Tuesday, 3 January 2012
Food Security on the Isle of Man
After our long Christmas holiday I decided to venture out and do a bit of grocery shopping and errand running this afternoon. Now though the weather was windy, the temperature was warmer than usual and the sea didn't seem as rough as on stormy days past. Even so, the local amenity site, where I'd hoped to drop off all of our holiday recyclables, was closed due to the weather. As I performed my three-point-turn to perfection I wondered why on earth a little bit of wind would be any reason to close the site. It's not as if there weren't a nice cosy office there for the recycle guys to sit in and enjoy a nice cuppa. Pulling back out onto the road I then remembered that a friend of mine told me that this morning's Steam Packet ferry crossing had also been cancelled due to the weather. This is probably the tenth time that this has happened in the last six weeks and it's really been a pain for people travelling back and forth as well as for businesses who rely on shipments of goods being brought in on time.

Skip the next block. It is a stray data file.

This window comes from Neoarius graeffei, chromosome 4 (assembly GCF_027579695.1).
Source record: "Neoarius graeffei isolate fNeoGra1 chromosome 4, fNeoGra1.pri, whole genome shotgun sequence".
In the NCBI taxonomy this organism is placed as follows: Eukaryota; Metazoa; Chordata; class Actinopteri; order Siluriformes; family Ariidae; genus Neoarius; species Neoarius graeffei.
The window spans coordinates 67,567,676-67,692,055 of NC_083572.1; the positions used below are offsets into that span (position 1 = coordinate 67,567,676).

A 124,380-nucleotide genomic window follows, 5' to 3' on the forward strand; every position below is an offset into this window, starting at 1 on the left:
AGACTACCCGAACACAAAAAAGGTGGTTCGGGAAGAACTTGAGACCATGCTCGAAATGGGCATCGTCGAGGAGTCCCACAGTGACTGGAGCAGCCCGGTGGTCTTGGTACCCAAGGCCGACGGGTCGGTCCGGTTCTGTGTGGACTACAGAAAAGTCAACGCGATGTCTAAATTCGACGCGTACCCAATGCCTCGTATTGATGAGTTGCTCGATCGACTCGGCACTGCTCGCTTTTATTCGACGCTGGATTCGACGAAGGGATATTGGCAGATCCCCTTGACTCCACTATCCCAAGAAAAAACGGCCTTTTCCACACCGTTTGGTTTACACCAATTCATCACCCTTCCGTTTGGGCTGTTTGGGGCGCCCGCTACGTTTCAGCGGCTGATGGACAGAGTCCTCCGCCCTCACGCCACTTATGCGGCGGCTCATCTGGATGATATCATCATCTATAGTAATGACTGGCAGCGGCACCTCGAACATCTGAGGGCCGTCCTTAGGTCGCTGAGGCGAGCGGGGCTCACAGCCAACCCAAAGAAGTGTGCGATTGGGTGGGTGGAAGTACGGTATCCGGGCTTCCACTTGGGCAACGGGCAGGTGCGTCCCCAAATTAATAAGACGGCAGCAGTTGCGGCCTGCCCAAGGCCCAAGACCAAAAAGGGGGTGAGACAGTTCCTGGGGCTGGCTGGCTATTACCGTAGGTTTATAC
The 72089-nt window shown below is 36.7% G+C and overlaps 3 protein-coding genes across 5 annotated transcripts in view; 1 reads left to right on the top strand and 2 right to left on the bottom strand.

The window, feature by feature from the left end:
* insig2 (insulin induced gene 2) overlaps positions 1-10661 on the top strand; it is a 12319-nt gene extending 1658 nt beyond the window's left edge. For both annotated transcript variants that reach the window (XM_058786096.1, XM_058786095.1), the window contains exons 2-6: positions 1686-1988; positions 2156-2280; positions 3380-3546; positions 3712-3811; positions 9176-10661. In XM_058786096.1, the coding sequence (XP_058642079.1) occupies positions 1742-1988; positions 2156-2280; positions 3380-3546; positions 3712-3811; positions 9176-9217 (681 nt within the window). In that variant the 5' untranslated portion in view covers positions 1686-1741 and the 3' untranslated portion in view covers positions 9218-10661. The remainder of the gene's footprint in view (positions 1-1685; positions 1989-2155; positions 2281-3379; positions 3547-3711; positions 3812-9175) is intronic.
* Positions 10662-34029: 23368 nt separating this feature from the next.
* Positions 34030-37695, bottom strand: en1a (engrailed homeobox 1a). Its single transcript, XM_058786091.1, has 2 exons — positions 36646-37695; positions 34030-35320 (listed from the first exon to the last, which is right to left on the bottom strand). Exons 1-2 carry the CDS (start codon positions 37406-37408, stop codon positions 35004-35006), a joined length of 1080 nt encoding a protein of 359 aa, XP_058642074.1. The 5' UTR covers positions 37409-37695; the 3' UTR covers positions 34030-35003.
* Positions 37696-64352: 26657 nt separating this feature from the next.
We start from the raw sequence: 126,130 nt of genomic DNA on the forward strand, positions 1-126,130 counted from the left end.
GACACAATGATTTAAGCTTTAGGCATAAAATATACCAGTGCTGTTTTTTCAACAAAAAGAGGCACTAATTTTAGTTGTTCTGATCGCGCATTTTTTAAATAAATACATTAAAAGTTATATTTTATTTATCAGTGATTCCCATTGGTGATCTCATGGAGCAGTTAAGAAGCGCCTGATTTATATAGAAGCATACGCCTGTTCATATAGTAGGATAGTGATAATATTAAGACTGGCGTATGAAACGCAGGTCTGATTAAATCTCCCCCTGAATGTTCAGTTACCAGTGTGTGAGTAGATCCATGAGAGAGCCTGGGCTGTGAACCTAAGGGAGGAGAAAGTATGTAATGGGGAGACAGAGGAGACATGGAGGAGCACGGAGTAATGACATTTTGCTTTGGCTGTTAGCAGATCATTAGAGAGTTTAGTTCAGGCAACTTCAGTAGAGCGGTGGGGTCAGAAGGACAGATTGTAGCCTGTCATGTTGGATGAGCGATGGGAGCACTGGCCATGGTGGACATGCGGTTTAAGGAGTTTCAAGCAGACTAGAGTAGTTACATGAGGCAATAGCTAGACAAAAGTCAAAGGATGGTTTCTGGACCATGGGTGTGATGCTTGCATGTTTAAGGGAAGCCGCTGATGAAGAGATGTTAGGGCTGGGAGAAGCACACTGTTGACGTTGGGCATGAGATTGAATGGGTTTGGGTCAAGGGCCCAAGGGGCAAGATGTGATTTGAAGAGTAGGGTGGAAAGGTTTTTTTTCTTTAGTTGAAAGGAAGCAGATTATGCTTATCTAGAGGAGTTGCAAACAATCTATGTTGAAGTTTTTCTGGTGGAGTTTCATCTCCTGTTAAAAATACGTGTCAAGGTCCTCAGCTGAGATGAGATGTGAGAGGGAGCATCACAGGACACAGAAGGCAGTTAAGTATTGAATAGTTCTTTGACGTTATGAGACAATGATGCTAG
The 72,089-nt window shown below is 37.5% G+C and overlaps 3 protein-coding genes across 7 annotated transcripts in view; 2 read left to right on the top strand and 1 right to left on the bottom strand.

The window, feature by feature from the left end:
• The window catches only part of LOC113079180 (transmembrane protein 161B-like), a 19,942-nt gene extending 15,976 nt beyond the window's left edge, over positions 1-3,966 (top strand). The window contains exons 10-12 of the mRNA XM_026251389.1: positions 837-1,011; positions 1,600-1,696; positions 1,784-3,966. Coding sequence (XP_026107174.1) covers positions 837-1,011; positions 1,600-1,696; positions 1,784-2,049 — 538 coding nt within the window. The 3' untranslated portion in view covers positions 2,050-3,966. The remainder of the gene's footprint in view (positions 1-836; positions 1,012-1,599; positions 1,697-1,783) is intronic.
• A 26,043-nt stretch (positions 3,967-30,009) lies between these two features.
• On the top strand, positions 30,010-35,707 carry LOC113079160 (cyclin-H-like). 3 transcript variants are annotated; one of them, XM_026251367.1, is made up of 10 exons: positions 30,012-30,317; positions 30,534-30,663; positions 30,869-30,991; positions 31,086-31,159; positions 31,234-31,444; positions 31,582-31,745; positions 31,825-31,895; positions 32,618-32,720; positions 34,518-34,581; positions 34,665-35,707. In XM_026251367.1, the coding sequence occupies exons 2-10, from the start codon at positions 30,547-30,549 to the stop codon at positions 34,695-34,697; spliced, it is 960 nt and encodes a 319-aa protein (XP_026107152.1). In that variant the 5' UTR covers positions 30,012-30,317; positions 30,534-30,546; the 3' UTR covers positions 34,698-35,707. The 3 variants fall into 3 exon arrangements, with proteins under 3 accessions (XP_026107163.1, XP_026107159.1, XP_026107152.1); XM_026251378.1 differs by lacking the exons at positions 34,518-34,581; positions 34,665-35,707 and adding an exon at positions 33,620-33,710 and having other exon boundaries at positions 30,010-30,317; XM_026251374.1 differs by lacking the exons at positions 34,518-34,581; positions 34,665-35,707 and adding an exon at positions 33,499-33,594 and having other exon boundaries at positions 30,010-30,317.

A bit peeved off over not being able to offload a boot full of empty bottles, cans and gift wrap, I headed up to Shoprite to pick up groceries. Though it was fortunately open, on closer inspection all was not as it should be. While stocks of most tinned and dried foods were plentiful, some items such as fresh herbs, milk and cream were conspicuously missing. Then walking to the back of the shop I was shocked to find the bakery area nearly devoid of fresh bread, pastries, muffins, scones and everything else you'd expect to find there. Sure we've had some holidays recently and sure a single ferry had to be cancelled today but the items that were missing were mainly products produced on the island!